• Social activity centres were established to allow older people to gather together, share news and stories, and make traditional handicrafts as one way to rebuild their sense of community.
  • To increase older people's self-sufficiency, HelpAge International supported a shoe-making cooperative, a bakery, livestock regeneration, and distributed seeds and tool kits for household gardens.

Source: Hutton, D. Older People in Emergencies: A Framing Document for Policy and Program Development. Draft Version 3 prepared for the World Health Organization. 2006.


Theme 4: Continuity of Health Services

35. Emergency situations can make it very difficult for older people to manage pre-existing illnesses and chronic conditions.  Home support and care arrangements may be interrupted, essential medical equipment like oxygen generators or ventilators can become inoperable, and health facilities may be damaged or overwhelmed with disaster-related acute injuries and with those who are unable to cope with pre-existing health conditions or whose health conditions have been amplified as a result of the disaster. These problems may be particularly pronounced in rural/remote settings where access to all forms of health care is often more limited than in urban settings.

Considerations

36. Health is one of the primary concerns of older people in emergencies, alongside material security. Good health is a pillar of active and healthy ageing, contributing to seniors' capacity to maintain a livelihood, remain independent, and exercise control over their lives. In times of emergency maintaining health and well-being can be compromised as the challenges associated with normal ageing such as reduced mobility, sensory and cognitive capacities are compounded by such additional challenges as the risk of malnutrition, chronic disease management and disabilities, and coping with trauma and threats to mental health.

37. People need to understand better how to plan for and manage their health in emergency situations. This includes ensuring adequate supplies of medications and access to emergency health care and equipment. However, it is also important that health providers, especially primary care providers, and those responsible for emergency management measures are aware of the health needs of vulnerable seniors: that they know the impact of disasters on heightened health risks, that they are able to identify and treat vulnerable seniors in crisis, and that they have access to appropriate protocols and standards of intervention and care.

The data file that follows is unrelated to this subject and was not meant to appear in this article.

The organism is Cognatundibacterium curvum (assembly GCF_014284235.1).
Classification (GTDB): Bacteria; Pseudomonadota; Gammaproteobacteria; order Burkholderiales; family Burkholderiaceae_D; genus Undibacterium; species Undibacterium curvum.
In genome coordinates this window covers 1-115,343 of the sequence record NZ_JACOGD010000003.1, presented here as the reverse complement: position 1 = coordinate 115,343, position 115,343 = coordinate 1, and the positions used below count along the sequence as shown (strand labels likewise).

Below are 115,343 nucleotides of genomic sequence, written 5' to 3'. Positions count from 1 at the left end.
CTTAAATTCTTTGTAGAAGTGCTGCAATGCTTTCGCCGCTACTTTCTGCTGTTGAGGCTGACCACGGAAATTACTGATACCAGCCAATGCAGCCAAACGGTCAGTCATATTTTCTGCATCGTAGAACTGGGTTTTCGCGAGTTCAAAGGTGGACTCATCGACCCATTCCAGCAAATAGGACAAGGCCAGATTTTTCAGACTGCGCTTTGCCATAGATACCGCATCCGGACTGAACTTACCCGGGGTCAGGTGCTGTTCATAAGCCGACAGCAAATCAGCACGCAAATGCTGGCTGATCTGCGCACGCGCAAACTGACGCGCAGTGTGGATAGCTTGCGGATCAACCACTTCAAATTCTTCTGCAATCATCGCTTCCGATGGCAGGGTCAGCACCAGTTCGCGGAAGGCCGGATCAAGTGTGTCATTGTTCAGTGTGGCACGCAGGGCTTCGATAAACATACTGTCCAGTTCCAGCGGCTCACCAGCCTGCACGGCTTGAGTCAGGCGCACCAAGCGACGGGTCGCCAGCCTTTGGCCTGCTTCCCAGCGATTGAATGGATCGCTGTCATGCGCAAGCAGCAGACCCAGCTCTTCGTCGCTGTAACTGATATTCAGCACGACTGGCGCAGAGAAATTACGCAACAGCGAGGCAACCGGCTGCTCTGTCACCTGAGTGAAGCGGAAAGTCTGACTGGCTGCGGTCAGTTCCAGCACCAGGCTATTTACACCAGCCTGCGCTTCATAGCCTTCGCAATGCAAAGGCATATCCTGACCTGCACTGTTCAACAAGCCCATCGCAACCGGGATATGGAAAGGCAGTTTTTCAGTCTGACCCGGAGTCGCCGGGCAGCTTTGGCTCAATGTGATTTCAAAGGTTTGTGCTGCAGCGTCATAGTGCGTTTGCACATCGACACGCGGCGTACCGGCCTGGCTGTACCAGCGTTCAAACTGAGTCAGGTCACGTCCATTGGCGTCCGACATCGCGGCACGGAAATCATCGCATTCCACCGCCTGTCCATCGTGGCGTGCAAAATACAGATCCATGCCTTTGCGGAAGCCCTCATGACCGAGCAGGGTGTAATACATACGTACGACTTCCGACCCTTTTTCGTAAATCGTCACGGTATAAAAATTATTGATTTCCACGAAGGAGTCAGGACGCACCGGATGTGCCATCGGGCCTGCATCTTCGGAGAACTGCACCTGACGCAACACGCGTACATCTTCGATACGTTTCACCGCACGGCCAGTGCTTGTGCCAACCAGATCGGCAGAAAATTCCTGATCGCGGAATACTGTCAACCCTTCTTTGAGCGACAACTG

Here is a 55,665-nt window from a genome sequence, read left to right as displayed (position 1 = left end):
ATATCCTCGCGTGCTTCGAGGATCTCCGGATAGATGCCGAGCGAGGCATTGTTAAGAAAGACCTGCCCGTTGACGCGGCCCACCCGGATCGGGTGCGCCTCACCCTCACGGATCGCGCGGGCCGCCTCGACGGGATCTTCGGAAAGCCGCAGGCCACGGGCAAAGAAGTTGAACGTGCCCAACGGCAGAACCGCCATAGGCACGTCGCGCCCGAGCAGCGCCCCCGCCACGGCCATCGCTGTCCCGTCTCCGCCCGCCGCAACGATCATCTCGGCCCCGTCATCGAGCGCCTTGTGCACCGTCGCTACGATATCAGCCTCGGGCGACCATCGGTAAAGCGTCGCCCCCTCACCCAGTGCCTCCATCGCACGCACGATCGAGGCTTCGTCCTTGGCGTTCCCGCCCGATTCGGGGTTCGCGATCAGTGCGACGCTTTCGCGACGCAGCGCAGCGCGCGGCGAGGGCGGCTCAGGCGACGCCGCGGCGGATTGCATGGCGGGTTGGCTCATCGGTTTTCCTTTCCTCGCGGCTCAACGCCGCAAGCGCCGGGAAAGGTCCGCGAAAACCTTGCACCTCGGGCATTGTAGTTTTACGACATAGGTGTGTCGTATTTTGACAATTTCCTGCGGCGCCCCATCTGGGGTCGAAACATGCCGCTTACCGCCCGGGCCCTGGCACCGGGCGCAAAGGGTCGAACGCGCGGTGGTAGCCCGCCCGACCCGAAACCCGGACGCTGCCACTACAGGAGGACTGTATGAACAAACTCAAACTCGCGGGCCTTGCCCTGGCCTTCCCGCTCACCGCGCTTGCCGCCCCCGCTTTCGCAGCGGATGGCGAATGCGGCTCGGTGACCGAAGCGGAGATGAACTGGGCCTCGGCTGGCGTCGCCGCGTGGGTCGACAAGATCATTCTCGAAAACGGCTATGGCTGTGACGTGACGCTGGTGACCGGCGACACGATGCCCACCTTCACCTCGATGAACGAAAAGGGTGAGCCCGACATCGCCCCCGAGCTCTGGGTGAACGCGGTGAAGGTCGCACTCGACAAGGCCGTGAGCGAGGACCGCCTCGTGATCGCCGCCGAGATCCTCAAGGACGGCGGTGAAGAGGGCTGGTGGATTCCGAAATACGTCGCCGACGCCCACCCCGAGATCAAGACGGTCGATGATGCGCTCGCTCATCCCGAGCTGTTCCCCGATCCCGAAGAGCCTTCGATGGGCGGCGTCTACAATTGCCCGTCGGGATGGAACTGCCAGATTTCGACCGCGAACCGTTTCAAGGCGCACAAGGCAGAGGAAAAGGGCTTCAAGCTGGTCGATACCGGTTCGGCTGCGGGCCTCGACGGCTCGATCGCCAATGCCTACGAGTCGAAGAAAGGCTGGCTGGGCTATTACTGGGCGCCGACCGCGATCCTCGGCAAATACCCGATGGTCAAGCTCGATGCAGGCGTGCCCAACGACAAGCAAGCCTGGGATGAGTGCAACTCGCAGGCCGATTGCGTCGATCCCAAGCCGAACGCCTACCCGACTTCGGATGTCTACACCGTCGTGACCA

38. Evidence suggests that some older people may be more resilient than younger people in emergencies because they can draw on broad life experiences. Yet at the same time it is clear that the loss, displacement, and trauma associated with emergencies can act as cumulative and interactive stressors and that this can have very detrimental effects on the health and well-being of older people. Accordingly, there is a need to understand better and address the mental health needs of seniors-beginning with the development of improved ways to assess and identify those who are particularly traumatized and following through with multi-disciplinary teams of caregivers to ensure a variety of response options. A key challenge for health interventions is that older people may conceal their vulnerabilities out of fear of being marginalized and isolated by family, responders, and their communities.

39. Business continuity plans (BCPs) need to be developed and standardized to some degree within and across all stages of the health delivery system, including primary care, clinics and hospitals, and home and long-term care facilities.1For example, necessary medical services and treatments (e.g. dialysis and medications) must continue to flow throughout a response to a disaster. These plans must address standards of care and best practices around such matters as strategies for triage, and access to medical information and records; continuity of care and access to interdisciplinary care teams; and periodic simulations, testing and evaluation.

40. The sharing of important information in the form of medical health records-and electronic health networks-may be disrupted in disasters by electrical failure. It is critical to develop information-sharing alternatives which ensure that health information follows the patient while continuing to respect privacy considerations.